Trading Technologies Int., Inc. (“TT”) v. IBG LLC et al. (US as intervenor)


Docket No. 2017-2257, -2621, 2018-1063

CBM Nos. 2015-00179, 2016-00051, 2016-00032
MOORE, MAYER, LINN
April 18, 2019

Brief summary: Board finding that TT’s patents are CBM eligible (e.g., claims are not “for technological inventions”) and patent ineligible (§ 101) affirmed.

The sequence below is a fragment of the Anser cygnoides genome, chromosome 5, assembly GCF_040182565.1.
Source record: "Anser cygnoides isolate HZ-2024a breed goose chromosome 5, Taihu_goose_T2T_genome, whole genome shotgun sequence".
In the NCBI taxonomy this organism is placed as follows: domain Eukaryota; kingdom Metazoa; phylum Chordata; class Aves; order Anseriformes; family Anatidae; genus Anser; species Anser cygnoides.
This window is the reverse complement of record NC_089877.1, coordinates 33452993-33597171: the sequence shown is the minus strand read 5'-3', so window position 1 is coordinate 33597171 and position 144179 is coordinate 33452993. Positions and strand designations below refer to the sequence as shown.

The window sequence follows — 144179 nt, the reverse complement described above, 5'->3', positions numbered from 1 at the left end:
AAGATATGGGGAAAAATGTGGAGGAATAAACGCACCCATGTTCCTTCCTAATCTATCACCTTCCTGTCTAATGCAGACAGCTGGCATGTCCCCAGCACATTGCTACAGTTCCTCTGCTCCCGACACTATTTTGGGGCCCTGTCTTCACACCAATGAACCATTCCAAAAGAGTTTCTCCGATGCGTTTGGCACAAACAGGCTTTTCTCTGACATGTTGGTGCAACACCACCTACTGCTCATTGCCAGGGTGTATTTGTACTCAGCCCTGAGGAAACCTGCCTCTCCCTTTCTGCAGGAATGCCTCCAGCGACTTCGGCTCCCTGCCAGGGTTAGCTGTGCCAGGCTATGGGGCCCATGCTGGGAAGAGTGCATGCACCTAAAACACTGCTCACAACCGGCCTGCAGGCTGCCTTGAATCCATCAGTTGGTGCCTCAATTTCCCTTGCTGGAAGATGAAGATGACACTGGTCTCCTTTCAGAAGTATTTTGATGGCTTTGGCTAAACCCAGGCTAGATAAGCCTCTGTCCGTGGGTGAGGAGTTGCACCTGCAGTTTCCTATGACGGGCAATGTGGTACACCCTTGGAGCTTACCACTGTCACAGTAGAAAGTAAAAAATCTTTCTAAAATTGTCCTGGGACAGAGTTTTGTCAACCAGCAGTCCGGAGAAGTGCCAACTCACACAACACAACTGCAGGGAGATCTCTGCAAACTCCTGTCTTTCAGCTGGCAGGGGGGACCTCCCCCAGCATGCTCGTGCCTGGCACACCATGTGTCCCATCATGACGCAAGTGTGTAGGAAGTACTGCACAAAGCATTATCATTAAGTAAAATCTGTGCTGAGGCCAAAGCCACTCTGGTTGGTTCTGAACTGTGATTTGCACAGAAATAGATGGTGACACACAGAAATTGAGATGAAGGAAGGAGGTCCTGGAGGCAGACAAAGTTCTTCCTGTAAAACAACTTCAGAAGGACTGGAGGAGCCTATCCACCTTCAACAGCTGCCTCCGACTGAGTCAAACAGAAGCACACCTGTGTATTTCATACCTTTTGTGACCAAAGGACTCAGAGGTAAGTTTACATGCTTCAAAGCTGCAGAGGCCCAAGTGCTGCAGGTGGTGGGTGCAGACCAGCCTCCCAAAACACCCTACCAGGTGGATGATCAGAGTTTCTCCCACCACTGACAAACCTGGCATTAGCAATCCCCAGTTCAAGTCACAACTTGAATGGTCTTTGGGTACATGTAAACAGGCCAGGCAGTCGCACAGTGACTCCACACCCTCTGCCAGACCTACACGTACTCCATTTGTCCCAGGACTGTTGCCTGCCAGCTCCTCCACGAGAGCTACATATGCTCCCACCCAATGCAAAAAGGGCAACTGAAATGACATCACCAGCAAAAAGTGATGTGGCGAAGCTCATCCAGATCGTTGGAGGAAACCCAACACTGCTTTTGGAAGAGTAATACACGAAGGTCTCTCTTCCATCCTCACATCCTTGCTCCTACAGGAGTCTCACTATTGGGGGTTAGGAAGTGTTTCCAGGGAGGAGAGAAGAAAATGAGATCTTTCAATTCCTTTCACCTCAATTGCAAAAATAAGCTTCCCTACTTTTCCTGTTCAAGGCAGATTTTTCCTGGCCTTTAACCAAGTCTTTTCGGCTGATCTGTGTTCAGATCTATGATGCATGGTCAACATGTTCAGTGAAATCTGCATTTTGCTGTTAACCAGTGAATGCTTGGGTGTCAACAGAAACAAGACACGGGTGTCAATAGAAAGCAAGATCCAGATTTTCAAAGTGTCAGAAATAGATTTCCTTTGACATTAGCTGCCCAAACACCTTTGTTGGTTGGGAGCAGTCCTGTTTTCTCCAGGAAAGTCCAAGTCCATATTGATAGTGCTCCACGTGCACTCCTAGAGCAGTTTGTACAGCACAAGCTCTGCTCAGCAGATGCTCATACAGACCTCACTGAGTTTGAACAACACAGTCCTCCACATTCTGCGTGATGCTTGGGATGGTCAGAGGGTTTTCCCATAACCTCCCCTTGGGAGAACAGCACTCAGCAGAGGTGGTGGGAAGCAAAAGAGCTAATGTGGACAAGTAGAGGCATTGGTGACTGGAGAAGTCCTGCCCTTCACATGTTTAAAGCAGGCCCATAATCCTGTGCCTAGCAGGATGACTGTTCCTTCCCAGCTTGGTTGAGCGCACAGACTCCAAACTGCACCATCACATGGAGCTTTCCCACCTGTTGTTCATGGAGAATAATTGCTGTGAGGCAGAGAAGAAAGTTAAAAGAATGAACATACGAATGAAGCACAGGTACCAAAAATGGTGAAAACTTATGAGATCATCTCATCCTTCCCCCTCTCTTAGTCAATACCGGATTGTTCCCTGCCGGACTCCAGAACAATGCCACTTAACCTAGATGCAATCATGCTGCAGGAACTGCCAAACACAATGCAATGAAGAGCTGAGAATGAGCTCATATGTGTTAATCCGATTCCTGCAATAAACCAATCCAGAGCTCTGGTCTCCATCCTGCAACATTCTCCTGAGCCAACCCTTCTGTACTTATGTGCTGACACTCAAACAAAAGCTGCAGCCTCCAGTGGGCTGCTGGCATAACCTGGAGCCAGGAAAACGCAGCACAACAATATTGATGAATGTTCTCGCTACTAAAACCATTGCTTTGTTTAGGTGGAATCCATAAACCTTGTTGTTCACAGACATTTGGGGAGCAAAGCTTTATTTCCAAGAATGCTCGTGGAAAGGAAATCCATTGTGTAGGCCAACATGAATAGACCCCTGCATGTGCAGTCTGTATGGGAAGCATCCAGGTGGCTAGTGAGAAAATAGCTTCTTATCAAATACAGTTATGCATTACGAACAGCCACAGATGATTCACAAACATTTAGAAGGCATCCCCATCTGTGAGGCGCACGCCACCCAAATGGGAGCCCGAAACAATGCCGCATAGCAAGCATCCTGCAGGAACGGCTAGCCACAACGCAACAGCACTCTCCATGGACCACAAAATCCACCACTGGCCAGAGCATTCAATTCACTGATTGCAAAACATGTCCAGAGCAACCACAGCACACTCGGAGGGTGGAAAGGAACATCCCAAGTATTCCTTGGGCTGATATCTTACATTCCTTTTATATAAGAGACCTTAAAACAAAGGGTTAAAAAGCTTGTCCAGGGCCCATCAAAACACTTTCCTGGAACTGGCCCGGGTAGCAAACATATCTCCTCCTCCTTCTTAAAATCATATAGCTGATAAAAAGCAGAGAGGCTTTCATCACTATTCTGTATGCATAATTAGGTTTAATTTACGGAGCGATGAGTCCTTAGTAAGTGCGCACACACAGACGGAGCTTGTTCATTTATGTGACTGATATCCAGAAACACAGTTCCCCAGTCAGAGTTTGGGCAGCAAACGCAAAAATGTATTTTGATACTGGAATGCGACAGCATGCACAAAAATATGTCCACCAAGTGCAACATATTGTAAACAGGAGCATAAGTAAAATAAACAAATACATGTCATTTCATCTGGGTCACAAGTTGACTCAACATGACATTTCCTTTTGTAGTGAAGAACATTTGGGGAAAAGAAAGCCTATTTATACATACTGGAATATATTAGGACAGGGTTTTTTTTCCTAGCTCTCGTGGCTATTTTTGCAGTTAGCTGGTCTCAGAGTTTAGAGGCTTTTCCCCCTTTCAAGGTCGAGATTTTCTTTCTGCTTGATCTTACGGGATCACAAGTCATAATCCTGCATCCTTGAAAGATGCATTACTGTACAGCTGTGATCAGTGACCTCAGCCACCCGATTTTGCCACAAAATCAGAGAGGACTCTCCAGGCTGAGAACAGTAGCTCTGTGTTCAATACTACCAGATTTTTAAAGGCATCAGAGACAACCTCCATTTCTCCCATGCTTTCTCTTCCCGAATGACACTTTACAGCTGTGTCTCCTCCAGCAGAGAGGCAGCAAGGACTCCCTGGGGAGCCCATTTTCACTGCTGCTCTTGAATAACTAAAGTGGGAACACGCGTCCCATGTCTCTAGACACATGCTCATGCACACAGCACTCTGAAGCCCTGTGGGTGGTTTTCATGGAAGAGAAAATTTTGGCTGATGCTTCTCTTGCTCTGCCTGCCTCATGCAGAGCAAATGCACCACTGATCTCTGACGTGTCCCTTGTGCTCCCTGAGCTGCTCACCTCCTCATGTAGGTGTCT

Summary: TT appealed Board findings that each of US 7,533,056; 7,212,999; and 7,904,374 are eligible for covered business method (CBM) review and ineligible under § 101, and that the ‘056 claims are invalid for obviousness. The FC panel explained that under § 18(a)(1)(E) of the AIA a patent eligible for CBM review do not include those “for technological inventions” and that the Board must “consider…‘whether the claimed subject matter as a whole recites a technological feature that is novel and unobvious over the prior art’ and whether it ‘solves a technical problem using a technical solution’” (SightSound, FC 2015 (reviewed “under the arbitrary and capricious” and “substantial evidence” standards)). The FC panel reviewed claims 1 of the ‘999 and ‘056 patents (relied on by the Board) and concluded that CBM was appropriate (e.g., “These claims are directed to a financial trading method used by a computer. We see no technological invention in this software method for trading…the patents relate to the practice of a financial product, not a technological invention…This invention made the trader faster and more efficient, not the computer.”) The FC panel did not consider TT’s argument that Versata (FC 2015) “set aside the novelty and nonobviousness language of the regulation” since the FC panel agreed “with the Board that the considered claims do not solve a technical problem using a technical solution” (Apple, FC 2016). The FC panel also found “no meaningful difference between the ‘374 claims and the ‘999 and ‘056 claims”, and agreed “with the Board that claim 1 does not solve the alleged problem of missing an intended price” (“Even if the specification recites an embodiment that solves this problem, as TT alleges, claim 1 does not.”) The FC panel reviewed the Board’s patent eligibility (§ 101) “conclusions de novo” under the Alice framework (Alice, US 2014) and its factual findings for substantial evidence”. Regarding the ‘099 patent, the FC panel explained that “[t]he fact that this is a ‘computer-based method’ does not render the claims non-abstract” under Alice’s step one (e.g., claims “recite a purportedly new arrangement of generic information that assists traders in processing information more quickly”; Interval Licensing, FC 2018; unlike Core Wireless, FC 2018), and do not include an inventive concept under Alice’s step two (e.g., “selecting and moving an icon is a well-understood, routine, conventional activity”; “elements of each claim” considered “individually” or “as an ordered combination” to “look[] more precisely at what the claim elements add” (SAP Am., FC 2018)). The FC panel also agreed with the Board that the ‘056 claims were not “meaningful[ly] differen[t]” from the ‘099 claims (e.g., “simply displaying all the bids and offers in the aggregate, including the user’s bids and offers, is not enough”). The FC panel also agreed with the Board that ‘374 claim 1 “is directed to the abstract idea of receiving a user input to send a trade order” and “does not solve any purported technical problem”. It also wrote that “[e]ligibility depends on what is claimed, not all that is disclosed in the specification” (Data Engine, FC 2018). The FC panel also declined to address TT’s constitutional challenges as TT only provided “conclusory assertion with no analysis” which is “insufficient to preserve the issue for appeal” (Great Am. Ins. Co., FC 2013; Smith Kline, FC 2006). The FC panel therefore affirmed the Board’s ineligibility decisions, and did not address the ‘056 obviousness decision.

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